Mr. Hallward is determined to get Canadians talking about how much they should be giving to charity. His survey research shows that eight in 10 Canadians say they have no idea how much they should give. His foundation, GIV3, is named for the idea of giving 3 per cent of one’s income, a level far above where Canada stands today.
“The crux of this is we don’t give enough. Five years ago, Canadians gave $10-billion. Now we’re down to $8-billion,” he said. “It’s a huge amount. I’m not asking for the value system of the 1960s. If we just gave at the same rate of five to 10 years ago, we’d be getting an additional $2-billion a year to our charitable sector.”
How can it be done? Mr. Hallward says research shows that people who are brought up with a role model who gives, or who come from a community that gives, tend to give more.
In Quebec, for example, families historically gave to the Catholic Church, which in turn funded public services such as hospitals, he says. As people left the church in the 20th century, the traditions of giving started to disappear, he says, which in part explains why Quebec has among the lowest rates of charitable giving today.
A province such as Manitoba, on the other hand, consistently tops the list of the most generous communities because a cultural tradition of giving is passed from one generation to the next, he says.
THREE COMMUNITIES IN FOCUS
Lawrence Avenue, Toronto
The three most generous census tracts (usually 2,500 to 8,000 people) in the country are all located in the area around Lawrence Avenue in Toronto.
The community has a large, religious Jewish population, which may explain the very high levels of charitable giving – in some cases 10 times higher than the Canadian average. The area is generally wealthy but has some pockets of very low income, including the Lawrence Heights area.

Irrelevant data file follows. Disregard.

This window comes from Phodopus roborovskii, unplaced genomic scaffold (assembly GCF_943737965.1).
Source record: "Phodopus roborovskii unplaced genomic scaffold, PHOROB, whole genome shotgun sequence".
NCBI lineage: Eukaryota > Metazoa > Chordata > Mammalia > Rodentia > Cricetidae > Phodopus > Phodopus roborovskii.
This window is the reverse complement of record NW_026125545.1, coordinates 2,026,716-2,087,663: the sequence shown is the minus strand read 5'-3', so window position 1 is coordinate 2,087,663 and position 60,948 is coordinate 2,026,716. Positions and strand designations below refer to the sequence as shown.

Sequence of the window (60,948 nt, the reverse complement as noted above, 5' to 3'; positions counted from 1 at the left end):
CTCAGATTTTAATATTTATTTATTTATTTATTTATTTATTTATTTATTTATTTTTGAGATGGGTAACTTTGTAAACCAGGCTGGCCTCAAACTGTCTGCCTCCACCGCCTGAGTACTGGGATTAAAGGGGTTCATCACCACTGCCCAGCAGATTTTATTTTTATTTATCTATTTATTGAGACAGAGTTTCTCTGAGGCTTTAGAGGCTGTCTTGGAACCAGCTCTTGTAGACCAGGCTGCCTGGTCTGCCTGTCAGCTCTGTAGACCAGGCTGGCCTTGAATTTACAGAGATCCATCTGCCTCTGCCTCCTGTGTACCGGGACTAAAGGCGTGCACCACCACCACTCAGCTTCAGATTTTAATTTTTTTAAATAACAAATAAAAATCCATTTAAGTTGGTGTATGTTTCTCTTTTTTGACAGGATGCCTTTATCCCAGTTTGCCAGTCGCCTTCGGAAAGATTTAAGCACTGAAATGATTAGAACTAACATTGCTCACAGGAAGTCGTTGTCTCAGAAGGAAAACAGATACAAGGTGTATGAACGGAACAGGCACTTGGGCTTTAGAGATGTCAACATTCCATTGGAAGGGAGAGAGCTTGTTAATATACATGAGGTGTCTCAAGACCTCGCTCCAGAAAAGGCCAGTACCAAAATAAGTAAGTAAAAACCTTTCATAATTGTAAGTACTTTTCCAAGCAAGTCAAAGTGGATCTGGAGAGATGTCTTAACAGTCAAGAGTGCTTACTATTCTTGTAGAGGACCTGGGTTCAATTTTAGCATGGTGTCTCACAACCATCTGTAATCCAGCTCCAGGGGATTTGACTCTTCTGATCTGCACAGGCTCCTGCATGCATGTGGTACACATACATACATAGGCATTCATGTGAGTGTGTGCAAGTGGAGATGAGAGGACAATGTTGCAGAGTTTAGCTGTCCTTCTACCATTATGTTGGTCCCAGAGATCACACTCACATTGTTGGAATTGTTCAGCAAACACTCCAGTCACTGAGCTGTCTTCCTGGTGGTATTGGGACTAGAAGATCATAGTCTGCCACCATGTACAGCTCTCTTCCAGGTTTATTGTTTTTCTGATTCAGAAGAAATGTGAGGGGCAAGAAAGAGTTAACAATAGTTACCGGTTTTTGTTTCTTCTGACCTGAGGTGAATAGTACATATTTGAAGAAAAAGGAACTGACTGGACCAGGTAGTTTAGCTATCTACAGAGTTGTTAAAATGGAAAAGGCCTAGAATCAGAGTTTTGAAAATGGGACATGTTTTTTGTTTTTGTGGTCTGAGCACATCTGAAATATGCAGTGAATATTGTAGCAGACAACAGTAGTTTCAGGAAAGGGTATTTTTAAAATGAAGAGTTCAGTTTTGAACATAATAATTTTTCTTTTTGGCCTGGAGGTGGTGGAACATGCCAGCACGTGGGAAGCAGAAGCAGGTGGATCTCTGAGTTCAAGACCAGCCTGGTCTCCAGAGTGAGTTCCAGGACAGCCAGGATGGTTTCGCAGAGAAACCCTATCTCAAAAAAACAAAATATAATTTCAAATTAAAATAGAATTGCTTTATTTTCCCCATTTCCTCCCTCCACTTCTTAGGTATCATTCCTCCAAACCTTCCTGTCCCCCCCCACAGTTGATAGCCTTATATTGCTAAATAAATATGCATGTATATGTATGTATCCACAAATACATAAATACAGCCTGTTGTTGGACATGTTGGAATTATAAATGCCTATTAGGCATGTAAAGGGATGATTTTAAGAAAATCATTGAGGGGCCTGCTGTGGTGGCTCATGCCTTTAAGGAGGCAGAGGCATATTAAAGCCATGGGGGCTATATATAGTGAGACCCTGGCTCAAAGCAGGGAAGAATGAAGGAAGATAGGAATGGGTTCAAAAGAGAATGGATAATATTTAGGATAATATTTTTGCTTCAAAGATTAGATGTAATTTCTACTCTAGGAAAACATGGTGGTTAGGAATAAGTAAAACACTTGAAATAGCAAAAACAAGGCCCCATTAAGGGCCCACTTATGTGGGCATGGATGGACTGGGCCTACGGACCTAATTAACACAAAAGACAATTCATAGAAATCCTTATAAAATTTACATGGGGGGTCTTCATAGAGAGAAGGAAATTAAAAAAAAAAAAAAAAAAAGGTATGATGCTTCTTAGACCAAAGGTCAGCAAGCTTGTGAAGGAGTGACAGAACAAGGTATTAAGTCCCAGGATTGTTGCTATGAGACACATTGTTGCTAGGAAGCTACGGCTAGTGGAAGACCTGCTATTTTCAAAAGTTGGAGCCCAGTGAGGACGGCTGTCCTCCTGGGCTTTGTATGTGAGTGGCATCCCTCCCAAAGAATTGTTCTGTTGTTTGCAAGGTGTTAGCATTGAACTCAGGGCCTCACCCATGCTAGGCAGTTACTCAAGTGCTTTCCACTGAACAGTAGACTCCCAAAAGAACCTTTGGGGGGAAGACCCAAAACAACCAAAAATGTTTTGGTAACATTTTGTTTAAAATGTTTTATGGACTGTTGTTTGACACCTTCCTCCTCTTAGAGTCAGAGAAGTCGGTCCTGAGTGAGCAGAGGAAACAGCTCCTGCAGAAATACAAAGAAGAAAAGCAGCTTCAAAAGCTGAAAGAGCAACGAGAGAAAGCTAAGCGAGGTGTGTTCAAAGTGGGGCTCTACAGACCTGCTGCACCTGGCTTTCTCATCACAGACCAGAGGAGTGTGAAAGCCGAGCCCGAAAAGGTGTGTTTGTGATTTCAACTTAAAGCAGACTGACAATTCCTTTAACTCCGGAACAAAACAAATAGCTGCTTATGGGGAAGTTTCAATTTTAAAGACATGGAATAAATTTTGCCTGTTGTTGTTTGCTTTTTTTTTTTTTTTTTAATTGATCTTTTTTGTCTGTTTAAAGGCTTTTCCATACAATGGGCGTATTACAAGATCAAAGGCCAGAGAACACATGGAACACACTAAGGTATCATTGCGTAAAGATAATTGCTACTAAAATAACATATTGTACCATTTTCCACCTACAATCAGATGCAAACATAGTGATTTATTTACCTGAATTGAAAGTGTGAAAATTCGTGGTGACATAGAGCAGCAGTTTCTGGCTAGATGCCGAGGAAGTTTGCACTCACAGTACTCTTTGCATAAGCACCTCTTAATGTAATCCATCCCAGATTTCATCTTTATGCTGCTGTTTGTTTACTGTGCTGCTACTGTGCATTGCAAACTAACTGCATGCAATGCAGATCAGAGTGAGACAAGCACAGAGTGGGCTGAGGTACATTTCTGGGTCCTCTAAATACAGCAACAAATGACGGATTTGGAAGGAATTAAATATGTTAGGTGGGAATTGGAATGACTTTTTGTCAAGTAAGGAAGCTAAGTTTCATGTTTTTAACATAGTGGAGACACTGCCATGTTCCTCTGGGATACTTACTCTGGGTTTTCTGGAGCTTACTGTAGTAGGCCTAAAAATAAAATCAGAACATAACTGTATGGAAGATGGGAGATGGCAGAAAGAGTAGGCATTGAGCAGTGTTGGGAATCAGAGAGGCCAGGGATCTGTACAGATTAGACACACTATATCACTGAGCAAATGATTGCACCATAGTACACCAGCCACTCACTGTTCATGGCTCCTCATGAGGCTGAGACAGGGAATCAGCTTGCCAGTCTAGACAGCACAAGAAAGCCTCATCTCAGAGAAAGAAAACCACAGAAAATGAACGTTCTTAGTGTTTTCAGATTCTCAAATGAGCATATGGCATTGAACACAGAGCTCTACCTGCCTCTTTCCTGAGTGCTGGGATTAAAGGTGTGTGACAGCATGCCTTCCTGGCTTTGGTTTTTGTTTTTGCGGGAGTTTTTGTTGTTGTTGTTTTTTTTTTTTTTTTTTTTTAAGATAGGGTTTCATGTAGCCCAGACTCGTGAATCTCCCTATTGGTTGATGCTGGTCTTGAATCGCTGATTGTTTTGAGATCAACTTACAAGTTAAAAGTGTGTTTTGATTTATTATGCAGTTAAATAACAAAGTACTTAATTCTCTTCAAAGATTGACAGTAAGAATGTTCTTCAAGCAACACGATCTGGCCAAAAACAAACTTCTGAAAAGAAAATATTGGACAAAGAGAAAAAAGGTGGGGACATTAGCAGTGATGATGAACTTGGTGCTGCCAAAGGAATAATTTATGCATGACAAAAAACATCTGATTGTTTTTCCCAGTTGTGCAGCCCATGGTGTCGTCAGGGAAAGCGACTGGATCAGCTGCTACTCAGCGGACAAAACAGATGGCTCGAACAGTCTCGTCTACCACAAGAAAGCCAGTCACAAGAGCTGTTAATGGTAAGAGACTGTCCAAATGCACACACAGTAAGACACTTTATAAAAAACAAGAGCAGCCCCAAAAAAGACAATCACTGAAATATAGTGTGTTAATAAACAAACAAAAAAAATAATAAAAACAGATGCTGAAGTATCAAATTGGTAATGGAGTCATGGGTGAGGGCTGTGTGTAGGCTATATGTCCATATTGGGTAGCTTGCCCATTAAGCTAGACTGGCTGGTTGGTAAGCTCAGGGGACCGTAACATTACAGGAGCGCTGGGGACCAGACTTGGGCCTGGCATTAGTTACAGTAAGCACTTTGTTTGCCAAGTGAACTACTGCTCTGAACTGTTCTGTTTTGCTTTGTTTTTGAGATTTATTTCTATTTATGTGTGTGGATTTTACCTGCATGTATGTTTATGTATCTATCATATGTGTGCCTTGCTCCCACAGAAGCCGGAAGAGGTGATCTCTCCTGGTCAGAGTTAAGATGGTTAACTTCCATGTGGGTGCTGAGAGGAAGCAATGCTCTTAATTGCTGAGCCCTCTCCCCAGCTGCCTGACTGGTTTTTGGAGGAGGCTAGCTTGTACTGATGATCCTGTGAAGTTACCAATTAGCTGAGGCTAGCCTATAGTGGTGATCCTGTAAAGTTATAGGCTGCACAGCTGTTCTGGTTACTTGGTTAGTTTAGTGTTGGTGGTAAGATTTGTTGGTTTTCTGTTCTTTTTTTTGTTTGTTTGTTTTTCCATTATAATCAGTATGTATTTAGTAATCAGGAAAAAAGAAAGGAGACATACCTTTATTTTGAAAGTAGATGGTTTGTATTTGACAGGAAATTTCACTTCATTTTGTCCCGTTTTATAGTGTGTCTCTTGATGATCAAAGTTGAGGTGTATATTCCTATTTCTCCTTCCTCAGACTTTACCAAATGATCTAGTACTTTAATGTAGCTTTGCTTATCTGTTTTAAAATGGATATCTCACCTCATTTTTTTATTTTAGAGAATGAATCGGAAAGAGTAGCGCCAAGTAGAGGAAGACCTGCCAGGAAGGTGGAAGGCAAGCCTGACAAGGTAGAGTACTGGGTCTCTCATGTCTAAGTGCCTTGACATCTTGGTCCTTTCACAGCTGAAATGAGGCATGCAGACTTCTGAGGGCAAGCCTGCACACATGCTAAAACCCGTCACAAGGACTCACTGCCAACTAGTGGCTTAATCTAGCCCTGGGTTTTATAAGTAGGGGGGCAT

The concept of tzedakah, or giving, helped a capital campaign at the Shaarei Shomayim Congregation far exceed expectations this year, according to executive director Nicole Toledano.
“Our goal was to raise $1.5-million. We’re now at $3.8-million,” she said. “We’ve had gifts ranging from $500 to $1-million.”
The people of Abbotsford, a city of 130,000 east of Vancouver, donated 2 per cent of their income to charity, roughly 2 1/2 times the Canadian average. They also had the highest median gift for the 10th year in a row, at $630, way ahead of all other cities. Calgary was next at $400.
In one census tract in particular, where the per-capita income is about $42,000, people gave 6.5 per cent of their income, according to figures compiled by John Hallward of the GIV3 Foundation.
“If your income is $42,000 … you really don’t have a lot of leftover cash,” Mr. Hallward said. “These communities are truly the heroes. They’re the ones giving even when it hurts.”
A wealthy francophone neighbourhood in Montreal, the median income of this census tract is a whopping $113,000.
Wealthy people do tend to give more to charity. People with incomes greater than $120,000 are among the likeliest to be considered top donors to charity, along with people over 75, widows and widowers and university graduates. The top quartile of donors – those who gave more than $358, according to Statscan – contributed 83 per cent of all charitable donations in 2010.
Mr. Hallward said it’s surprising to see any Montreal neighbourhood among the ranks of the most generous because donation levels in Quebec tend to be much lower than the rest of Canada. “Quebec is the least giving by a long shot,” he said.